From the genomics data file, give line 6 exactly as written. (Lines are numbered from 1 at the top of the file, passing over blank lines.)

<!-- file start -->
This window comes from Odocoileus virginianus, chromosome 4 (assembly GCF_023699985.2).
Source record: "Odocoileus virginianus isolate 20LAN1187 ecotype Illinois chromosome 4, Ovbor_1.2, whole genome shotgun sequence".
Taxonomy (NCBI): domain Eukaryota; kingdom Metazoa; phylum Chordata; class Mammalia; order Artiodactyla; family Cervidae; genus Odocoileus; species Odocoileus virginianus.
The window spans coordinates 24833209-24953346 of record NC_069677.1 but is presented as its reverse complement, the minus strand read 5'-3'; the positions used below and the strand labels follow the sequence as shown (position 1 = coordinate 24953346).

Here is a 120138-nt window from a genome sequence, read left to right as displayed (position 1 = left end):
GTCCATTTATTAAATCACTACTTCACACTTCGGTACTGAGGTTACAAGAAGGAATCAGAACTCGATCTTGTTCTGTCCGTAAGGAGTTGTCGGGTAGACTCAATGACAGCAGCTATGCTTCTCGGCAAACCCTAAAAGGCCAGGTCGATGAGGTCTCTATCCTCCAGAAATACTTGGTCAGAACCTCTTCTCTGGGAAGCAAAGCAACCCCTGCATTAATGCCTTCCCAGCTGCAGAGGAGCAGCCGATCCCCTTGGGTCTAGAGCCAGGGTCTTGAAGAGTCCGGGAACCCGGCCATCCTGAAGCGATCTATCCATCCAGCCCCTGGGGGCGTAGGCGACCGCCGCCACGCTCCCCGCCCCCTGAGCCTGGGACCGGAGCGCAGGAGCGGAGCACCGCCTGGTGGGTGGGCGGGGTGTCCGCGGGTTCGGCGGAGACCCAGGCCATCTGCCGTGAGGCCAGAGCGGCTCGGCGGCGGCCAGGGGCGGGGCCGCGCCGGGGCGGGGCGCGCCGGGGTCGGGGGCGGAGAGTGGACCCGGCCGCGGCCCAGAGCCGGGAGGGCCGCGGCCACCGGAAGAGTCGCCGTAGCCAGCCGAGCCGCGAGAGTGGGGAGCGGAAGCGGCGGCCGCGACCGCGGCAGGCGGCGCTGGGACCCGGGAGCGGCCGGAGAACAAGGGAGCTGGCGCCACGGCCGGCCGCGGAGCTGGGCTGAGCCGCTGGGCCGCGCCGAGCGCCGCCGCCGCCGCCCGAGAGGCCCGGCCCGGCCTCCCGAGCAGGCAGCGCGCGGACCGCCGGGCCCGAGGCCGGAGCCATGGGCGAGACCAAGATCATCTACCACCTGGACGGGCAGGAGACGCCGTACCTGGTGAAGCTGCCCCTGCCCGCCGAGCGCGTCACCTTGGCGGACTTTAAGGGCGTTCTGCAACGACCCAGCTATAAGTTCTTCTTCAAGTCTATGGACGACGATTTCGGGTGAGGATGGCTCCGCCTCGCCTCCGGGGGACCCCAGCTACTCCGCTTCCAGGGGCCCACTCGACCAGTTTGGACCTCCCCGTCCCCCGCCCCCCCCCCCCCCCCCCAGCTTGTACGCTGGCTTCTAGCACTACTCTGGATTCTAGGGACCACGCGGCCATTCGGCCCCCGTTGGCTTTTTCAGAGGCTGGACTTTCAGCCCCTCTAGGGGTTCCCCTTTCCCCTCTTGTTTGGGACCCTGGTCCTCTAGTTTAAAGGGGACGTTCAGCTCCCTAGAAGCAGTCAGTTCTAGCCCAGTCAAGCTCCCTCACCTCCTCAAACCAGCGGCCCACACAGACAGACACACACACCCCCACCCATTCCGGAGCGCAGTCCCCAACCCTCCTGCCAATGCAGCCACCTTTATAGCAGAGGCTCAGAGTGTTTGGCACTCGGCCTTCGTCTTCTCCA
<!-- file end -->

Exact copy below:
GTCCATTTATTAAATCACTACTTCACACTTCGGTACTGAGGTTACAAGAAGGAATCAGAACTCGATCTTGTTCTGTCCGTAAGGAGTTGTCGGGTAGACTCAATGACAGCAGCTATGCTTCTCGGCAAACCCTAAAAGGCCAGGTCGATGAGGTCTCTATCCTCCAGAAATACTTGGTCAGAACCTCTTCTCTGGGAAGCAAAGCAACCCCTGCATTAATGCCTTCCCAGCTGCAGAGGAGCAGCCGATCCCCTTGGGTCTAGAGCCAGGGTCTTGAAGAGTCCGGGAACCCGGCCATCCTGAAGCGATCTATCCATCCAGCCCCTGGGGGCGTAGGCGACCGCCGCCACGCTCCCCGCCCCCTGAGCCTGGGACCGGAGCGCAGGAGCGGAGCACCGCCTGGTGGGTGGGCGGGGTGTCCGCGGGTTCGGCGGAGACCCAGGCCATCTGCCGTGAGGCCAGAGCGGCTCGGCGGCGGCCAGGGGCGGGGCCGCGCCGGGGCGGGGCGCGCCGGGGTCGGGGGCGGAGAGTGGACCCGGCCGCGGCCCAGAGCCGGGAGGGCCGCGGCCACCGGAAGAGTCGCCGTAGCCAGCCGAGCCGCGAGAGTGGGGAGCGGAAGCGGCGGCCGCGACCGCGGCAGGCGGCGCTGGGACCCGGGAGCGGCCGGAGAACAAGGGAGCTGGCGCCACGGCCGGCCGCGGAGCTGGGCTGAGCCGCTGGGCCGCGCCGAGCGCCGCCGCCGCCGCCCGAGAGGCCCGGCCCGGCCTCCCGAGCAGGCAGCGCGCGGACCGCCGGGCCCGAGGCCGGAGCCATGGGCGAGACCAAGATCATCTACCACCTGGACGGGCAGGAGACGCCGTACCTGGTGAAGCTGCCCCTGCCCGCCGAGCGCGTCACCTTGGCGGACTTTAAGGGCGTTCTGCAACGACCCAGCTATAAGTTCTTCTTCAAGTCTATGGACGACGATTTCGGGTGAGGATGGCTCCGCCTCGCCTCCGGGGGACCCCAGCTACTCCGCTTCCAGGGGCCCACTCGACCAGTTTGGACCTCCCCGTCCCCCGCCCCCCCCCCCCCCCCCCAGCTTGTACGCTGGCTTCTAGCACTACTCTGGATTCTAGGGACCACGCGGCCATTCGGCCCCCGTTGGCTTTTTCAGAGGCTGGACTTTCAGCCCCTCTAGGGGTTCCCCTTTCCCCTCTTGTTTGGGACCCTGGTCCTCTAGTTTAAAGGGGACGTTCAGCTCCCTAGAAGCAGTCAGTTCTAGCCCAGTCAAGCTCCCTCACCTCCTCAAACCAGCGGCCCACACAGACAGACACACACACCCCCACCCATTCCGGAGCGCAGTCCCCAACCCTCCTGCCAATGCAGCCACCTTTATAGCAGAGGCTCAGAGTGTTTGGCACTCGGCCTTCGTCTTCTCCA